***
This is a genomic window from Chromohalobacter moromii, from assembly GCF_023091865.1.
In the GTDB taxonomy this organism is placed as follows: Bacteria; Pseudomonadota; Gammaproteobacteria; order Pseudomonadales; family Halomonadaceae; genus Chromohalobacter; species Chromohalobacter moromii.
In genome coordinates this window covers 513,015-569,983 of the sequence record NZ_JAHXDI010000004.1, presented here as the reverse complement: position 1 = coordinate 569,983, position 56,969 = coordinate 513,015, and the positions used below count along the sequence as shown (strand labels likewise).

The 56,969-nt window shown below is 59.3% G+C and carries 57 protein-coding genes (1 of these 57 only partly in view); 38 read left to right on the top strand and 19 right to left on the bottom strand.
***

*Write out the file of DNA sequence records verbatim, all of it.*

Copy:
This is a genomic window from Chromohalobacter moromii, from assembly GCF_023091865.1.
In the GTDB taxonomy this organism is placed as follows: Bacteria; Pseudomonadota; Gammaproteobacteria; order Pseudomonadales; family Halomonadaceae; genus Chromohalobacter; species Chromohalobacter moromii.
In genome coordinates this window covers 513,015-569,983 of the sequence record NZ_JAHXDI010000004.1, presented here as the reverse complement: position 1 = coordinate 569,983, position 56,969 = coordinate 513,015, and the positions used below count along the sequence as shown (strand labels likewise).

The 56,969-nt window shown below is 59.3% G+C and carries 57 protein-coding genes (1 of these 57 only partly in view); 38 read left to right on the top strand and 19 right to left on the bottom strand.